Adam Johns and I founded Wheelhouse Workshop and run it together. We manage the business and facilitate its therapeutic gaming groups but, believe it or not, it’s not all we do. As we are about to expand to our third weekly tabletop role-playing group helping teens build social skills, we’re taking the opportunity to share what we do outside of running Wheelhouse Workshop and thus what we bring to Wheelhouse Workshop.
Adam and I are going to write about each other. I (Adam Davis) am a big supporter of what Adam does outside of Wheelhouse Workshop, and wish there were more therapists out there like him!
In addition to his work with Wheelhouse Workshop, Adam Johns is a marriage and family therapist, serving clients through his private practice at the Evergreen Clinic, where we run our groups on Thursdays. Adam’s license states that he is a marriage and family therapist trained in clinical counseling, but he is also part of a burgeoning therapeutic specialty known as geek therapy.
What is “Geek Therapy?”
Geek therapy isn’t a set of therapeutic interventions or strategies. Geek therapy functions as a cultural specialty, where Adam’s shared participation in geek culture allows him to connect with his clients on a deeper level, building rapport and strengthening the therapeutic alliance over their mutual understanding and appreciation of video games, comic books, science fiction and fantasy media, technology, and other parts of geek culture.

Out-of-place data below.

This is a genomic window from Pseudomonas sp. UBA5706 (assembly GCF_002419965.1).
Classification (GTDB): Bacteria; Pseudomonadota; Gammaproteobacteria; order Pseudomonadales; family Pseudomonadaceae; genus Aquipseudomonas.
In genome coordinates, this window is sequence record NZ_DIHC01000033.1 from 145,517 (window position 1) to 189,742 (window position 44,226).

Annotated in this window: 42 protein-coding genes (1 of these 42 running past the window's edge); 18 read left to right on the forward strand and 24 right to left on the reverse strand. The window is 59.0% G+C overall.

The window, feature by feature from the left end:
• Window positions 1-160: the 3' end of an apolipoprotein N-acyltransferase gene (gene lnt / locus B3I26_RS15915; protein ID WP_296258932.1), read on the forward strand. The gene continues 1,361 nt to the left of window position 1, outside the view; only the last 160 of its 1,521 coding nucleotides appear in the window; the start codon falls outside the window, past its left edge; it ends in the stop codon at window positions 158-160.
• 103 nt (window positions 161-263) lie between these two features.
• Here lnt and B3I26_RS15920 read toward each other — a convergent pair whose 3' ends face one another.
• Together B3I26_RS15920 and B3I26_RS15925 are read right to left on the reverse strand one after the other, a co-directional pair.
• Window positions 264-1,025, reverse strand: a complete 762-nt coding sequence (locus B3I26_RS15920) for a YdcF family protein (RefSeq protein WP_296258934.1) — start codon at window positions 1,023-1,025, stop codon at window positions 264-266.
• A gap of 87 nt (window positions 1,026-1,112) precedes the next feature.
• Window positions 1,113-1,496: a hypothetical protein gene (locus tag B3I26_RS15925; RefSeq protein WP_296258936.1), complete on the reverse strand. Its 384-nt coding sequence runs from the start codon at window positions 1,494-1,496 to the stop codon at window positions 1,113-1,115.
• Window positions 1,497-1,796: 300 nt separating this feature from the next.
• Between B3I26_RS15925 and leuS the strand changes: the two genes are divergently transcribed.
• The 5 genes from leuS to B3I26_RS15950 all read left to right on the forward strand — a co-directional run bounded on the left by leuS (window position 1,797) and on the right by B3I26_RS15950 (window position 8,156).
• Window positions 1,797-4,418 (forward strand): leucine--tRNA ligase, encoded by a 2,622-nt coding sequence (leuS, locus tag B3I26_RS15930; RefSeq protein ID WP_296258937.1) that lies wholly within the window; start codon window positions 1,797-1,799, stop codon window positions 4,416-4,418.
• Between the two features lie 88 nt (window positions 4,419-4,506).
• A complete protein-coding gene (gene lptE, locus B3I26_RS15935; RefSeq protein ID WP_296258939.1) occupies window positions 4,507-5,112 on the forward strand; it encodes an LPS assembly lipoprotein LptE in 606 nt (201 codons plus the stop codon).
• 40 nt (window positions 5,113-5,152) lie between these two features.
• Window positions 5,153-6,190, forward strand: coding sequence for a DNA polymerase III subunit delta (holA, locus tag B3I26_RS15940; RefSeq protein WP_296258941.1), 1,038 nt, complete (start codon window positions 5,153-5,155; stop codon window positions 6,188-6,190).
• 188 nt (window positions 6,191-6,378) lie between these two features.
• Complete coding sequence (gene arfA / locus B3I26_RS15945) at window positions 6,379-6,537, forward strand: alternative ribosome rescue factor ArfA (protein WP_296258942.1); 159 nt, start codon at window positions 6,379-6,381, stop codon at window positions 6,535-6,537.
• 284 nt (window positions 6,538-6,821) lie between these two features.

Adam is a geek. He loves what he loves and isn’t afraid to celebrate it openly. As a result, his clients feel like he “gets” them and their interests. When they talk about a show, book, or game they are interested in or a meme they came across on Reddit, Adam almost definitely knows it. The time they might spend with other therapists explaining — and too often apologizing for — their interests is spent engaging with and tackling life challenges.
Adam has a “Why Geek Therapy” page on his website, that starts with a great quote from Simon Pegg:
“Being a geek is all about being honest about what you enjoy and not being afraid to demonstrate that affection. It means never having to play it cool about how much you like something.”
Learn more about Adam Johns’ Geek Therapy here.
Check back soon for part 2 in the “Better Know your Game Master” series in which you’ll learn more about “the other Adam,” Adam Davis!